September 23, 2021

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How cow meat remains taboo in this Nigerian community for the sake of shepherd attacks

According to what we have heard, selling and eating cow meat is now a “taboo” for the Uwheru kingdom in southern Nigeria. This law went into effect on Saturday 22 February 2020.

Uwheru Kingdom is a village in the local government area of ​​Ughelli North in the Delta state, rich in oil. So in this community it is not fun or normal to eat Suya, Kilishi or beef as food.

Community leaders say the law was put into effect due to the clash between shepherds and farmers that took place in the community.

“The reason is because humans were reportedly murdered because of the cows.”

This is what the state commissioner for higher education, prof. Patrick Muoboghare who attended the meeting.

As at the time, Muoboghare claimed that the cow meat ban law was only partial, but will continue to remain so forever.

Just recently, the BBC tried to check the community to see if the natives still obey the law.

This comes after a year and six months of banning the sale and consumption of cow meat.

Are the natives of the Uwheru kingdom still obeying the law after more than a year of ban on cows?

Dr. Ochuko Nabofa, who appears to be an indidene from the Kingdom of Uwheru, told the BBC that his family is still obeying the law as far as he is concerned, but some families have broken it.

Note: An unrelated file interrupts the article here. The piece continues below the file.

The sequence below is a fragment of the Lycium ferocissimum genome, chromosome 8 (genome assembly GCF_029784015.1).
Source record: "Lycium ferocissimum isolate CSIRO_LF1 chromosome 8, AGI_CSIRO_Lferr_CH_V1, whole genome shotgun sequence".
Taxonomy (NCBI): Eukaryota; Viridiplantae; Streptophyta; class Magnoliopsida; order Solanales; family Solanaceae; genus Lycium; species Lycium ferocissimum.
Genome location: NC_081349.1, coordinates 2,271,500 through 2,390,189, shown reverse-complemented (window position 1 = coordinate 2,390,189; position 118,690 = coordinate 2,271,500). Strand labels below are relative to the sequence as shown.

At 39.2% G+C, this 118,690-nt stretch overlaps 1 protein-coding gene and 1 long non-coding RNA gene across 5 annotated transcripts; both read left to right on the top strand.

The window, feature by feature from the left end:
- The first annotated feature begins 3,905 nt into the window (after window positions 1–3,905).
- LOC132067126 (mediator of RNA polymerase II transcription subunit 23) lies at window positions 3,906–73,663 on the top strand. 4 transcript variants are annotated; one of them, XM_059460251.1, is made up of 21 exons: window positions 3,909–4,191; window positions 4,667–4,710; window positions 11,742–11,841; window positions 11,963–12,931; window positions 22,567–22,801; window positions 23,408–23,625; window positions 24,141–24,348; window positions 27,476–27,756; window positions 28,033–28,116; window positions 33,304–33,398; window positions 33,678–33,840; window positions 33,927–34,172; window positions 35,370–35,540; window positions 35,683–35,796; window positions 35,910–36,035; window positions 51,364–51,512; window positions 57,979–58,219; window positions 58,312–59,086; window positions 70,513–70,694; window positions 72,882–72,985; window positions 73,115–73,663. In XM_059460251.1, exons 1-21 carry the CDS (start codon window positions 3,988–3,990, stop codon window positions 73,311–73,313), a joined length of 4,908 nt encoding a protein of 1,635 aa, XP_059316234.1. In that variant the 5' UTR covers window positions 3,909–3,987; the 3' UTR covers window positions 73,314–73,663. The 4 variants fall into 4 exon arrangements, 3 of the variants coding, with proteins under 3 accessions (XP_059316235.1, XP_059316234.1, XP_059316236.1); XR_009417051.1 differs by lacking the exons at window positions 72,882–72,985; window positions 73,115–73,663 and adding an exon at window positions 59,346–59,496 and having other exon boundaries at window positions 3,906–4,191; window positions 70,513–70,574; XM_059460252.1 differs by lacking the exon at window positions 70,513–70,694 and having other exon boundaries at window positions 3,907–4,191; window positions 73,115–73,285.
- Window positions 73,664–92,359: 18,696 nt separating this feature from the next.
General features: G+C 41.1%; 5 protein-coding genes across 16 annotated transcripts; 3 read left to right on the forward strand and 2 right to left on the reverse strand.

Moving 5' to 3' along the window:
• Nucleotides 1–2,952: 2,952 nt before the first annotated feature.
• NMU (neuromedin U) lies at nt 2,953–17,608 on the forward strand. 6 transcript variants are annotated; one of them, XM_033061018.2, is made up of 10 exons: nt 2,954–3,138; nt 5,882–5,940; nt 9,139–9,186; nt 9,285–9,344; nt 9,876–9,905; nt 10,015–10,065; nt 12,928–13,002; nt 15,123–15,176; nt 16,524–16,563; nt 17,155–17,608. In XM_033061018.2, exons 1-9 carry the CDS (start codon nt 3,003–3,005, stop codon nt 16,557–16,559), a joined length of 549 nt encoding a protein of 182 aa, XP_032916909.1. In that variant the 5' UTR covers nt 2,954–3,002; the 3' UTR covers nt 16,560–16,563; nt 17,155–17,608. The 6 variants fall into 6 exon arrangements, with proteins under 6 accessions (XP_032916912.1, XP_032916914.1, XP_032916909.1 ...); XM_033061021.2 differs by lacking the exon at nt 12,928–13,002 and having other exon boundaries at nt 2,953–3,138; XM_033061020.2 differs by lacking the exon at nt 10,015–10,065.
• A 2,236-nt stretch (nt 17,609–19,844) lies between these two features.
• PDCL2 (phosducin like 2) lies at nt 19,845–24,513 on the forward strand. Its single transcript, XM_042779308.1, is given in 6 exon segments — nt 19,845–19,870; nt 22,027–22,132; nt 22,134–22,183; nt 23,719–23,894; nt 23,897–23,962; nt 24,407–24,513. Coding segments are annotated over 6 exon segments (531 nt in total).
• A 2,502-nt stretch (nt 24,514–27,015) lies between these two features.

“Well, the information I have received says that some people have broken the law, but those of us who don’t live inside the village still obey the law.”

“For example me, my family and the other indigenous Uwheru family don’t eat cow meat because it is taboo for us”, Ochuko said.

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He also said that inside the village there are some people who still trade cow meat and those people still find their way to the village just to sell cow meat, but most people don’t eat it.


“Although some people still buy or eat cow meat, but not all because most of the people in the village don’t eat it anymore.”

Regarding why some people don’t obey the law again, Ochuko Nabofa said it is because of religion and others.

“The problem in the village of Uwheru these days is mainly due to Christianity and other things as they no longer follow the taboo as before.”

“For the time they made the law for the first time, people did burials, marriages and no one killed cows during that time, they all obeyed the law.”

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However, they killed other animals and used fish as the Kingdom of Uwheru is a fishing community.

About a few weeks ago, Miyetti Allah of the Cattle Breeders Association said a cow could cost as much as two million naira due to the open grazing ban some states in Nigeria have put in place.

Maikudi Usman, who is the group’s zonal secretary in the southwest, sounded this alarm in the public hearing of the Lagos State Assembly House on the law against open grazing.

This open grazing bill comes for the sake of clashes between farmers and herders and to prevent the destruction of farms, community ponds, settlements and properties.